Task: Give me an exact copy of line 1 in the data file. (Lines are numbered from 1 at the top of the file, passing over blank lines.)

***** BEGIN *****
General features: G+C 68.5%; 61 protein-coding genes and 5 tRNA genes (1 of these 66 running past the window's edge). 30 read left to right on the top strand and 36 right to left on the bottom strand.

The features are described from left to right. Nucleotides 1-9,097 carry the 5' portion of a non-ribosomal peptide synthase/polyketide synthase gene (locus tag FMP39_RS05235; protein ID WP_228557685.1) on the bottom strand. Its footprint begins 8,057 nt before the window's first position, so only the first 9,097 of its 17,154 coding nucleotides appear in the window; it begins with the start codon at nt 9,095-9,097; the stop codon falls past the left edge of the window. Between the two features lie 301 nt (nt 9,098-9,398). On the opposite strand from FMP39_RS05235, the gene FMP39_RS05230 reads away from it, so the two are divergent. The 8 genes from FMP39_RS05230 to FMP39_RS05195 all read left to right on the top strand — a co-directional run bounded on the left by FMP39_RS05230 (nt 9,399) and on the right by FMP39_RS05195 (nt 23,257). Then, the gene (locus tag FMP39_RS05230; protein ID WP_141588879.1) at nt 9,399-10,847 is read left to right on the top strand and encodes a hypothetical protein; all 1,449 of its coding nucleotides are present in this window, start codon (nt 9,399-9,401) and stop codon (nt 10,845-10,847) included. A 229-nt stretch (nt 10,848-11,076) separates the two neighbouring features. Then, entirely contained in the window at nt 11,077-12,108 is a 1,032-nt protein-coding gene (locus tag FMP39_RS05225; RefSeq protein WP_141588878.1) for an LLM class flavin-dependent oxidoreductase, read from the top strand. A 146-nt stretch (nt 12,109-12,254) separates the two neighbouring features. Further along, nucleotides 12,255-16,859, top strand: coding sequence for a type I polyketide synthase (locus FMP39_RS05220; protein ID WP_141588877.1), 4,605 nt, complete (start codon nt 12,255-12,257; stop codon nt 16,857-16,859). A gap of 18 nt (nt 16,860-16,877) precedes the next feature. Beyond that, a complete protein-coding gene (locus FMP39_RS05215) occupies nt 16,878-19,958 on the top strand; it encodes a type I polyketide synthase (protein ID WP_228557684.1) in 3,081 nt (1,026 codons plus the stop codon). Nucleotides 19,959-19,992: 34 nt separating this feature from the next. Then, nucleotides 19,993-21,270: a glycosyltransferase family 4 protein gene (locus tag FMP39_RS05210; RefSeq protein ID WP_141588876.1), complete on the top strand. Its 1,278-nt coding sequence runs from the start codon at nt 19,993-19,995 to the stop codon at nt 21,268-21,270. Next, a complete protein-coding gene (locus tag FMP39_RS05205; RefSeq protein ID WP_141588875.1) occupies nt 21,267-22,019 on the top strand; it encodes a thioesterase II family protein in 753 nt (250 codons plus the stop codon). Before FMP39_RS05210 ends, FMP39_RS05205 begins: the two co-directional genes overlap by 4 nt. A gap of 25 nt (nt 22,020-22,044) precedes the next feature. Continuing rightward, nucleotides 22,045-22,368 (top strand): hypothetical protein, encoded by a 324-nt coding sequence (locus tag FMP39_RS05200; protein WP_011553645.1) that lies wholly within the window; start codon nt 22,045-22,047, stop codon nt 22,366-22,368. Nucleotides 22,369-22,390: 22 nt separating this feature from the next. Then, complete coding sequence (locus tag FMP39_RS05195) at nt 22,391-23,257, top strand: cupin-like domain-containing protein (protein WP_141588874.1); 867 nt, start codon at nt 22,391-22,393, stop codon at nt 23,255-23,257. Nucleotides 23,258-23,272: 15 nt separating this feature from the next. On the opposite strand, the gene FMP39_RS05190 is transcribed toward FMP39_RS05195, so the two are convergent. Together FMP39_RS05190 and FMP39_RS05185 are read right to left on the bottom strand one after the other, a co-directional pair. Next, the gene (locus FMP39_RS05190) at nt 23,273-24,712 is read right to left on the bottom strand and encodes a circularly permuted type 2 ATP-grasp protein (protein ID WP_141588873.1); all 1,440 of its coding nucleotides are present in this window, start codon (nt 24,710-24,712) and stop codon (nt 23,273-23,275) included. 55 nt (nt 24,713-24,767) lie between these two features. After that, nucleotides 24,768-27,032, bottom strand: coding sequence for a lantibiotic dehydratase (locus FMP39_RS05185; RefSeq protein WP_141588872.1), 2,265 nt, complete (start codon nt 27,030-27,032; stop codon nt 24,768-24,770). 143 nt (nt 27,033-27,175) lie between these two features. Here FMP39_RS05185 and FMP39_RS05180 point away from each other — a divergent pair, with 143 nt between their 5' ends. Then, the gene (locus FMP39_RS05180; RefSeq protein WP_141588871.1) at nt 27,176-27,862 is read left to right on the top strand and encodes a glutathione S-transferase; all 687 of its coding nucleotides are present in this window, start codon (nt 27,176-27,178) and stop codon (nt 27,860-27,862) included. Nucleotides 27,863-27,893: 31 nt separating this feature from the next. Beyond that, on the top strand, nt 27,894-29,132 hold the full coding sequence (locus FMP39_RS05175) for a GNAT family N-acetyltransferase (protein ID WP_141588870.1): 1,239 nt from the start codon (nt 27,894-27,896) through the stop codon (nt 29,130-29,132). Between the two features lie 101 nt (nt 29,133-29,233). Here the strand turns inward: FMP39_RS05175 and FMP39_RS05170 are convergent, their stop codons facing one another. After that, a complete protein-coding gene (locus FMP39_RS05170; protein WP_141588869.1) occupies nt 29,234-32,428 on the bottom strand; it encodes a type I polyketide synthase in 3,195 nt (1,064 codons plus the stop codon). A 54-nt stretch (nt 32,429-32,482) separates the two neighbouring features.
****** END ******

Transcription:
General features: G+C 68.5%; 61 protein-coding genes and 5 tRNA genes (1 of these 66 running past the window's edge). 30 read left to right on the top strand and 36 right to left on the bottom strand.